Cowan and Morey (2007) further demonstrated that the modality-independent capacity limit is in maintenance, not encoding. On every trial they presented two sets of stimuli to be encoded; either set could be either a spatial array of colored items or a list of spoken characters. Articulatory suppression was used to prevent rehearsal of the list. After encoding, there was a cue indicating which set or sets had to be retained for another 3 s until the test. Performance was impaired when two sets had to be retained compared to when one set could be forgotten and one had to be retained. The results were the same, though, no matter whether the two sets were in the same modality or different modalities. After encoding has been completed, retention in the central component of working memory is general across modalities and stimulus types (see also Morey & Cowan, 2004, 2005).
Another source of evidence is that resources are shared between storage and processing even when the nature of the storage and processing are very different. Stevanovski and Jolicoeur (2007) found that visual array memory was impaired by a tone identification task during the array maintenance period. Chen and Cowan (in press b) tested memory for printed or spoken digits with a nonverbal choice reaction time between digits, in which one of three keys was to be pressed as quickly as possible (depending on the location of an object appearing on the screen). The memory load impaired choice reaction time performance to an extent that increased as the load increased across serial positions of the list. Kane et al. (2004) carried out an individual difference study and found a component of variance for complex working memory tasks regardless of whether they were verbal or spatial in nature. Given that such tasks were previously associated with controlled attention (e.g., Kane et al., 2001), it seems reasonable to assume that the type of storage under discussion is attention-demanding.
Two brain research studies help to reinforce the point that the capacity-limited memory is attention-related. In an fMRI study, Majerus et al. (2006) examined the IPS and its functional connectivity to other regions in the brain. The stimuli were lists of printed words. The IPS was active whenever there was a memory load (compared to a no-load task) but it was functionally connected to different areas depending on whether retention of item or order information was required. Thus, the IPS seemed to function as an attention component to enhance activity in the mechanisms specific to the kind of memory required. Postle et al. (2006) established the differential roles of frontal versus parietal regions in working memory using both fMRI and transcranial magnetic stimulation (TMS). Both frontal and parietal regions were activated for working memory tasks involving storage and manipulation of the materials, and also for tasks involving only storage. TMS differentiated the regions, though. Parietal TMS interfered with both kinds of task, as it should if the parietal regions account for storage, whereas frontal TMS interfered only with the tasks requiring manipulation, as it should if the frontal regions account for executive processes but not storage.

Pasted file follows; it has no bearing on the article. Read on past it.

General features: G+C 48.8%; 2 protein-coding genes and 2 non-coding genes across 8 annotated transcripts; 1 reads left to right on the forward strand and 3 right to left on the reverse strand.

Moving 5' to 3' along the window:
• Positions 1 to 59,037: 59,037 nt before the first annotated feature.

In sum, the bimodal tradeoffs in behavioral results and the observed patterns of brain activity support the notion of a capacity-limited attentional mechanism such as the focus of attention. It is not yet clear whether the limit is literally in the number of representations concurrently active in the focus of attention (Cowan, 2001, 2005) or the rate at which attention can be used to refresh representations in a timely manner (Barrouillet, Bernardin, Portrat, Vergauwe, & Camos, 2007; Portrat, Barrouillet, & Camos, 2008), as these possibilities are only subtly different.
Two major ways in which information can be lost from a limited working memory system is (1) if only a limited number of items can be held at once, and (2) if representations are somehow time-limited. Cowan (1988, 1995, 1999) described at length the evidence and rationale for a system in which the focus of attention and activated memory outside of that focus were said to have different limiting mechanisms. Activated memory outside of the focus of attention was said to be limited in time and susceptible to interference from incoming items that have features similar to the ones of the items already activated. In contrast, the focus of attention was said to protect items from those factors, although that protection can occur for only 3 to 5 separate chunks of information.